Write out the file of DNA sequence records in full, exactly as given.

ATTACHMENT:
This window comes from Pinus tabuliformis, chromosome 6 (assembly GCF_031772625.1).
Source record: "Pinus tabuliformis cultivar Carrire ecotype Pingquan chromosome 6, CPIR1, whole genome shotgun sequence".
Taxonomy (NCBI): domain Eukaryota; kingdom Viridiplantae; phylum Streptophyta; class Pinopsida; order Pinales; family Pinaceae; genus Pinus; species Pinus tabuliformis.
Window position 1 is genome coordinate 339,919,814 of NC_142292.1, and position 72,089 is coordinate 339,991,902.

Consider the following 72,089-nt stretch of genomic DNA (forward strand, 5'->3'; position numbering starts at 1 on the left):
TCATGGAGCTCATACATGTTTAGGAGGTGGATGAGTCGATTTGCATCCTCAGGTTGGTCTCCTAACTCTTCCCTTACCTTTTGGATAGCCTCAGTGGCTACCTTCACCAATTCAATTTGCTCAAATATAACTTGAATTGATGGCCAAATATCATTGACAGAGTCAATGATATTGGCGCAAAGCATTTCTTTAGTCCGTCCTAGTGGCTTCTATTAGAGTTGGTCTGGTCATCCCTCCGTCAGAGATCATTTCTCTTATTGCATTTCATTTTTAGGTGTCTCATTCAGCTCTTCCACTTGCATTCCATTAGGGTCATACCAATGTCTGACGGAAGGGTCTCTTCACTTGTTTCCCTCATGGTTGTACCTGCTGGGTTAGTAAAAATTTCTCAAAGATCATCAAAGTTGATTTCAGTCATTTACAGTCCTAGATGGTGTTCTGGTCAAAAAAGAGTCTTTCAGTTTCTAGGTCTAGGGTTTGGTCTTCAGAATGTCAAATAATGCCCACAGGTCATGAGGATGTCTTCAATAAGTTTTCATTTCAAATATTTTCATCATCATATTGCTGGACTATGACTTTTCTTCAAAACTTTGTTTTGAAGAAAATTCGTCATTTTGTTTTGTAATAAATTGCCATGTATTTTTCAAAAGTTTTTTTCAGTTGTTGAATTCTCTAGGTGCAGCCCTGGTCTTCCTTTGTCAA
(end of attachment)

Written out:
This window comes from Pinus tabuliformis, chromosome 6 (assembly GCF_031772625.1).
Source record: "Pinus tabuliformis cultivar Carrire ecotype Pingquan chromosome 6, CPIR1, whole genome shotgun sequence".
Taxonomy (NCBI): domain Eukaryota; kingdom Viridiplantae; phylum Streptophyta; class Pinopsida; order Pinales; family Pinaceae; genus Pinus; species Pinus tabuliformis.
Window position 1 is genome coordinate 339,919,814 of NC_142292.1, and position 72,089 is coordinate 339,991,902.

Consider the following 72,089-nt stretch of genomic DNA (forward strand, 5'->3'; position numbering starts at 1 on the left):
TCATGGAGCTCATACATGTTTAGGAGGTGGATGAGTCGATTTGCATCCTCAGGTTGGTCTCCTAACTCTTCCCTTACCTTTTGGATAGCCTCAGTGGCTACCTTCACCAATTCAATTTGCTCAAATATAACTTGAATTGATGGCCAAATATCATTGACAGAGTCAATGATATTGGCGCAAAGCATTTCTTTAGTCCGTCCTAGTGGCTTCTATTAGAGTTGGTCTGGTCATCCCTCCGTCAGAGATCATTTCTCTTATTGCATTTCATTTTTAGGTGTCTCATTCAGCTCTTCCACTTGCATTCCATTAGGGTCATACCAATGTCTGACGGAAGGGTCTCTTCACTTGTTTCCCTCATGGTTGTACCTGCTGGGTTAGTAAAAATTTCTCAAAGATCATCAAAGTTGATTTCAGTCATTTACAGTCCTAGATGGTGTTCTGGTCAAAAAAGAGTCTTTCAGTTTCTAGGTCTAGGGTTTGGTCTTCAGAATGTCAAATAATGCCCACAGGTCATGAGGATGTCTTCAATAAGTTTTCATTTCAAATATTTTCATCATCATATTGCTGGACTATGACTTTTCTTCAAAACTTTGTTTTGAAGAAAATTCGTCATTTTGTTTTGTAATAAATTGCCATGTATTTTTCAAAAGTTTTTTTCAGTTGTTGAATTCTCTAGGTGCAGCCCTGGTCTTCCTTTGTCAA